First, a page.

From the New York Times news section:
Smithsonian Picks Two Sites for Museums Honoring Latinos and Women
The Smithsonian board did not decide which museum will go where, and will not, until Congress approves the locations on the National Mall.
By Zachary Small
Oct. 27, 2022, 8:17 p.m. ET
The Smithsonian’s Board of Regents said on Thursday that it had found two “optimal” locations for its new museums on the southwestern side of the National Mall, but legislative approval is just one of the hurdles still to be cleared before construction can begin on the National Museum of the American Latino or the American Women’s History Museum.
For decades, advocates for new national institutions have fought to secure a position on the mall, where land is limited and often ribboned with rules that forbid construction.
The board did not specify which museum might go where, and it will not make that decision until Congress agrees to the sites and adopts legislation that allows construction to go forward.
Only one of the sites selected by the Smithsonian board directly fronts onto the mall’s promenade. That plot is located directly across the promenade from the National Museum of African American History and Culture.
The second spot is a bit farther away, near the eastern shore of the Tidal Basin, and across from the United States Holocaust Memorial Museum.
The distinctions between the two proposed locations, and the question of which museum would occupy each site, if approved, is likely to set off robust debate.
All these identity politics museums are another opportunity for the usual Coalition of the Fringes circular firing squad. What good are your expensively funded feminist activists if they can’t beat even the Latinx activists in a dick-measuring contest for the good spot on the National Mall across from the big time
black Black museum?
No doubt, once women and Latinx (Latinxes?) start scratching each other’s eyes out over who gets to be on the National Mall and who gets relegated down to the Tidal Basin, we shall be informed that the real villains are white men.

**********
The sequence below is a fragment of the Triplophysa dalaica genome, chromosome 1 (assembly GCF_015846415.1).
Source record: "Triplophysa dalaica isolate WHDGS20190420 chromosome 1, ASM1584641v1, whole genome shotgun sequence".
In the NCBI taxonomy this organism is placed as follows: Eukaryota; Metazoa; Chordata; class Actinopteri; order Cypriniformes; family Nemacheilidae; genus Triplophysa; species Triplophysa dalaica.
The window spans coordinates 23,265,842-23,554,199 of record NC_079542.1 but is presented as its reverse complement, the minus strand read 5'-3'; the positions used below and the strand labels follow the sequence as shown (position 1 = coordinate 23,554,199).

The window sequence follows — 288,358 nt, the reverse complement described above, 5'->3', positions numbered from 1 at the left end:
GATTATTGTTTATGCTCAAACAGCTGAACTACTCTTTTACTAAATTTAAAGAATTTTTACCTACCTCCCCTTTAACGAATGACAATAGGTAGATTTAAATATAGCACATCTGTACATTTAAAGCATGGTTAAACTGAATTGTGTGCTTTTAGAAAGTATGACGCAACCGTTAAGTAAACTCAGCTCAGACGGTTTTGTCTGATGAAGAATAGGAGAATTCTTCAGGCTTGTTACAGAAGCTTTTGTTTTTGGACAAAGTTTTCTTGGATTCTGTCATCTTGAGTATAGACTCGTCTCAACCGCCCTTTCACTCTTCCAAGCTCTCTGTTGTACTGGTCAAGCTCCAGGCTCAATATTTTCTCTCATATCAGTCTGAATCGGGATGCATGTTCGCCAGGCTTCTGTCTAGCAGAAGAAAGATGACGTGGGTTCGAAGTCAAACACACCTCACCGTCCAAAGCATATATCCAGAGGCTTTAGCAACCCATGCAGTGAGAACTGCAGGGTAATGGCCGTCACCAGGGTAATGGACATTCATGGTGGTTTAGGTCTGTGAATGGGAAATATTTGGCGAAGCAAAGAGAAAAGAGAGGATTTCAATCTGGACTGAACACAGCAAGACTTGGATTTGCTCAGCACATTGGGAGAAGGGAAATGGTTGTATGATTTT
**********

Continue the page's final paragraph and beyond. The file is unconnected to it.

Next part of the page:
There are other ways to organize additional museums than by identity politics categories, such as by events, e.g., the Civil War, or art forms: e.g., the Museum of American Architecture or the Museum of 20th Century American Popular Culture.
Seriously, a Museum of 20th Century American Popular Culture sounds like the ideal combination of popularity and prestige, assuming you could come up with exhibits that you couldn’t enjoy 95% as much on your phone: maybe a hologram display of American dance. Are holograms really good yet? Or just do it Las Vegas–style and hire obscure but expert hoofers who look like Fred Astaire and Michael Jackson.
Among current Smithsonian museums (all admission free), in 2019, the Natural History Museum attracted 4.2 million visitors, followed by the Air and Space with 3.2 million, American History 2.8, American Art Museum 2.0 mil, the newish African-American History Museum 2.0, Zoo 1.8, and National Portrait Gallery 1.7. The somewhat underbaked American Indian museum is at 1.0.
The U.S. Holocaust Museum is not one of the Smithsonian museums, which might have something to do with the fact that, amazing as this may sound, the Holocaust did not take place in America. (I’d definitely visit a Mongol Invasion Museum, but it too isn’t part of American history.)
In general, in an era when you can call up a picture of anything you want on a screen, I suspect America is getting somewhat overstuffed with museums. When I drive across the country, I get a little depressed by all the road signs for museums that I don’t feel like stopping at.
In contrast, the Air and Space Museum on the National Mall seems like it hits the sweet spot of hosting venerable unique objects like the Wright Brothers’ Flyer, the Spirit of St. Louis, Chuck Yeager’s Glamorous Glennis, and the Apollo 11 command module that are big enough to impress more than, say, the dinky Mona Lisa impresses (my impression from over the shoulders of numerous tourists at the Louvre: Meh), but not so big that you can’t fit it into a building or even truck it downtown.
(They’ve now got a suburban campus with a couple of giant hangars for the really big stuff, like the Space Shuttle Discovery, a Blackbird SR-71, and a Concorde.)
What are going to be the big, knockout exhibits at the Women or Latino Museums?
After all, the Smithsonian already has Tito Puente’s timbales on display.